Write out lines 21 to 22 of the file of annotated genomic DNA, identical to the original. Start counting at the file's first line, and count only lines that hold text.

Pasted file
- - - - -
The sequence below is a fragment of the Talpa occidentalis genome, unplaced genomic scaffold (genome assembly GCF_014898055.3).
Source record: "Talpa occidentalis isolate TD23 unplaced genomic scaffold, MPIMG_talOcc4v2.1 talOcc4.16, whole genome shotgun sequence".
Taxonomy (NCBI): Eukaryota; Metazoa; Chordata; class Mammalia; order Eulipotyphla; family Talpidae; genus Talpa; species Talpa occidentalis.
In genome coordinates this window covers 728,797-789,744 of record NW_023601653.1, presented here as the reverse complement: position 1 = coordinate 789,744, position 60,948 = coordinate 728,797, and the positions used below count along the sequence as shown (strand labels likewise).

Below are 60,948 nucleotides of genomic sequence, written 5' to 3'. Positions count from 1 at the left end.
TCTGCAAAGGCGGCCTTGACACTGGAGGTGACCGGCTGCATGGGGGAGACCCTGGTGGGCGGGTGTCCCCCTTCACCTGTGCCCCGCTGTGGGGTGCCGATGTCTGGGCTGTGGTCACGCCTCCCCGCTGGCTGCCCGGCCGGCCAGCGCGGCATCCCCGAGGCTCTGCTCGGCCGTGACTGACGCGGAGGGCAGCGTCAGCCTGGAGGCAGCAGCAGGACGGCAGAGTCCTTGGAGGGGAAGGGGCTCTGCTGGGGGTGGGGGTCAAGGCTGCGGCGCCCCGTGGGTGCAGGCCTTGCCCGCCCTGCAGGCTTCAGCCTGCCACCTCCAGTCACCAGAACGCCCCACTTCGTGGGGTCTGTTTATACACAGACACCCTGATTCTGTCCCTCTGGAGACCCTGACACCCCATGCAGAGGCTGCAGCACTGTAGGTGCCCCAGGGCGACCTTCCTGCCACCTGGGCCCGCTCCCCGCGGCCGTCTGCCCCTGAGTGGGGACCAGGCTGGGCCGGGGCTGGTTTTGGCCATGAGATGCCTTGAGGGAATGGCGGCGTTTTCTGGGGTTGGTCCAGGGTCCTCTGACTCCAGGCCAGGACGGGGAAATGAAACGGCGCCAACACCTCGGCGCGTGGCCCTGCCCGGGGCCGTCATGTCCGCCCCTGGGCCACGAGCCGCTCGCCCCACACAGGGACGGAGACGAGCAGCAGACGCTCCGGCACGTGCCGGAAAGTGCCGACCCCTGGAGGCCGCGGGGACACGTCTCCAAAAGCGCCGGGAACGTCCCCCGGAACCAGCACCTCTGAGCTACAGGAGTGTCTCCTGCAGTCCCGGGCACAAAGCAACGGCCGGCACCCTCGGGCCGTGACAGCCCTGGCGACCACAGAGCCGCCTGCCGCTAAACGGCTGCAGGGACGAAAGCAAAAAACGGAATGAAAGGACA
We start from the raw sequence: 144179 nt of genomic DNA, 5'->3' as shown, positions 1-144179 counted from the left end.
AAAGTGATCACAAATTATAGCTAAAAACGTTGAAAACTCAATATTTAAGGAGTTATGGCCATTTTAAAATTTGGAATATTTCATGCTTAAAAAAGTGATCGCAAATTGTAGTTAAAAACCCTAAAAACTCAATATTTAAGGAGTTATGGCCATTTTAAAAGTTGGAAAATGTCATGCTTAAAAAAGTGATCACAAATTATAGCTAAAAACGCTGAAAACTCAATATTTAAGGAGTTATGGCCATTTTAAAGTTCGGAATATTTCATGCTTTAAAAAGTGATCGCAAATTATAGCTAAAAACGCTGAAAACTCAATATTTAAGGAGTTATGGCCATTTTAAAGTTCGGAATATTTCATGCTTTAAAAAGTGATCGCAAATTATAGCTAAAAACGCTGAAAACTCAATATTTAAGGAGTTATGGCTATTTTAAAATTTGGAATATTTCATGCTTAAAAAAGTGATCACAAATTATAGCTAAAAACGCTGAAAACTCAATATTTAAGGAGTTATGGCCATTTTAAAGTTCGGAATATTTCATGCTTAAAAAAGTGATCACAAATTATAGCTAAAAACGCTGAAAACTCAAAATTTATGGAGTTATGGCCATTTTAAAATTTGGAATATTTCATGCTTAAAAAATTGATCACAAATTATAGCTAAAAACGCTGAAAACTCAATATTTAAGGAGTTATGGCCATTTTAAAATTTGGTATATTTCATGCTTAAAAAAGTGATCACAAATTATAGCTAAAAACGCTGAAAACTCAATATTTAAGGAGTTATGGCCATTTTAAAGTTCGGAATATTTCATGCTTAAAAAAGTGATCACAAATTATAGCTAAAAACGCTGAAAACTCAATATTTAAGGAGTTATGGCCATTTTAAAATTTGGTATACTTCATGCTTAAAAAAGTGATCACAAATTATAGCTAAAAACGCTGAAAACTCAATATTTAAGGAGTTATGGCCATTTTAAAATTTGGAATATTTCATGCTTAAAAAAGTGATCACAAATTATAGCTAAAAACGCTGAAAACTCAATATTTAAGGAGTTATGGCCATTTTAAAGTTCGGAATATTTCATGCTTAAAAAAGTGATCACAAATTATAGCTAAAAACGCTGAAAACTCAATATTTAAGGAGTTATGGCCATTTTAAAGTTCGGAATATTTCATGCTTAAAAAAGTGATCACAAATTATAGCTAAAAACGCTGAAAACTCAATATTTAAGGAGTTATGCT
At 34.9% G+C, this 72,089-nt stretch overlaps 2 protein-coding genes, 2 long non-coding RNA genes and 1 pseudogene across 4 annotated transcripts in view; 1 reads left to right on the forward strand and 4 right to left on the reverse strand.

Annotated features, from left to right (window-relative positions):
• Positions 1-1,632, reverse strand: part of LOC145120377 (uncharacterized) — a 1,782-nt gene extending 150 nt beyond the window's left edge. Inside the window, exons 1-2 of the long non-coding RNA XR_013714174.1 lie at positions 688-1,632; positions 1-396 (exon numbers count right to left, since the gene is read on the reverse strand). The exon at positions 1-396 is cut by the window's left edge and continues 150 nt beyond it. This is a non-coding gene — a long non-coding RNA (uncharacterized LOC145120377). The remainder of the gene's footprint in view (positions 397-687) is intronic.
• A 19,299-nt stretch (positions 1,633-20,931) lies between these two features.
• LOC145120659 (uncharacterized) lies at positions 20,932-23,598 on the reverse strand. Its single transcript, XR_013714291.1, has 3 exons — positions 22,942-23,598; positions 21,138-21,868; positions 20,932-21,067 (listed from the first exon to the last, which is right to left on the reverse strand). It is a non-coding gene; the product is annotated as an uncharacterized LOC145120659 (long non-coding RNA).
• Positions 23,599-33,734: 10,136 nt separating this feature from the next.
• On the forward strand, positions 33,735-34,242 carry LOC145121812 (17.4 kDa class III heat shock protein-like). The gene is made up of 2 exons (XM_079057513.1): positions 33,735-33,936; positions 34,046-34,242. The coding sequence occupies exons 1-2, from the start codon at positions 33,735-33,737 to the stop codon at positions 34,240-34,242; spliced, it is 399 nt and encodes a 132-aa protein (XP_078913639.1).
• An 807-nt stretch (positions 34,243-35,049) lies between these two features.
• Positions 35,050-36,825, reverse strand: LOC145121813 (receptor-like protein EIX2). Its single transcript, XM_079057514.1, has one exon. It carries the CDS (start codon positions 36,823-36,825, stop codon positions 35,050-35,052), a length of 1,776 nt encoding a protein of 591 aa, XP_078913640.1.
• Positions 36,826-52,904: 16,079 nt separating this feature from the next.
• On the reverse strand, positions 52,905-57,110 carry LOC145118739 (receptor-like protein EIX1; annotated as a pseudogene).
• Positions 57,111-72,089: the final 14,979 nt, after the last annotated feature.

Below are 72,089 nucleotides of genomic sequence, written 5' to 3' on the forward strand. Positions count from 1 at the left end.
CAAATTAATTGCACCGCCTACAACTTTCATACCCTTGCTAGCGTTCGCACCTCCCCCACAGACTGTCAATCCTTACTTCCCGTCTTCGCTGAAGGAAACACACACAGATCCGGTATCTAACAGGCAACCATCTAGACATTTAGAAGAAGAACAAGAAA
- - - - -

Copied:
Below are 72,089 nucleotides of genomic sequence, written 5' to 3' on the forward strand. Positions count from 1 at the left end.
CAAATTAATTGCACCGCCTACAACTTTCATACCCTTGCTAGCGTTCGCACCTCCCCCACAGACTGTCAATCCTTACTTCCCGTCTTCGCTGAAGGAAACACACACAGATCCGGTATCTAACAGGCAACCATCTAGACATTTAGAAGAAGAACAAGAAA